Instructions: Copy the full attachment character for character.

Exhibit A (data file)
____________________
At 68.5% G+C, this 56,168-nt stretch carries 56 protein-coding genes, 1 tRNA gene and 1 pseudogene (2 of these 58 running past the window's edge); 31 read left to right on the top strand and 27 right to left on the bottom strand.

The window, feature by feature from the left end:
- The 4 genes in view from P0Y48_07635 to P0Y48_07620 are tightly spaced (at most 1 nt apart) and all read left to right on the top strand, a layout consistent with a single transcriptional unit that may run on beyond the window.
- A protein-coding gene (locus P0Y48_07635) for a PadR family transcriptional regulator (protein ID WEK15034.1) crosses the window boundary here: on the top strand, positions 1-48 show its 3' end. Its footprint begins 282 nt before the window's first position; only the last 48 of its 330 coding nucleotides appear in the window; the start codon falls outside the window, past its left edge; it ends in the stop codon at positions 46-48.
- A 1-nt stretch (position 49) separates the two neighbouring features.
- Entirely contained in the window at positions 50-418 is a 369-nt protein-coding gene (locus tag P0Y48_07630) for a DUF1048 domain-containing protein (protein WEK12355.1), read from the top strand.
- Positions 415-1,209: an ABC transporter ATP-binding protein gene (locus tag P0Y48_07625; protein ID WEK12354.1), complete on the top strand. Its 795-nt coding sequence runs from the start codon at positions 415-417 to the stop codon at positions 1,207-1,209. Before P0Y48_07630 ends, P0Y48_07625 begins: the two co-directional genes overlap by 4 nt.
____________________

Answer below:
At 68.5% G+C, this 56,168-nt stretch carries 56 protein-coding genes, 1 tRNA gene and 1 pseudogene (2 of these 58 running past the window's edge); 31 read left to right on the top strand and 27 right to left on the bottom strand.

The window, feature by feature from the left end:
- The 4 genes in view from P0Y48_07635 to P0Y48_07620 are tightly spaced (at most 1 nt apart) and all read left to right on the top strand, a layout consistent with a single transcriptional unit that may run on beyond the window.
- A protein-coding gene (locus P0Y48_07635) for a PadR family transcriptional regulator (protein ID WEK15034.1) crosses the window boundary here: on the top strand, positions 1-48 show its 3' end. Its footprint begins 282 nt before the window's first position; only the last 48 of its 330 coding nucleotides appear in the window; the start codon falls outside the window, past its left edge; it ends in the stop codon at positions 46-48.
- A 1-nt stretch (position 49) separates the two neighbouring features.
- Entirely contained in the window at positions 50-418 is a 369-nt protein-coding gene (locus tag P0Y48_07630) for a DUF1048 domain-containing protein (protein WEK12355.1), read from the top strand.
- Positions 415-1,209: an ABC transporter ATP-binding protein gene (locus tag P0Y48_07625; protein ID WEK12354.1), complete on the top strand. Its 795-nt coding sequence runs from the start codon at positions 415-417 to the stop codon at positions 1,207-1,209. Before P0Y48_07630 ends, P0Y48_07625 begins: the two co-directional genes overlap by 4 nt.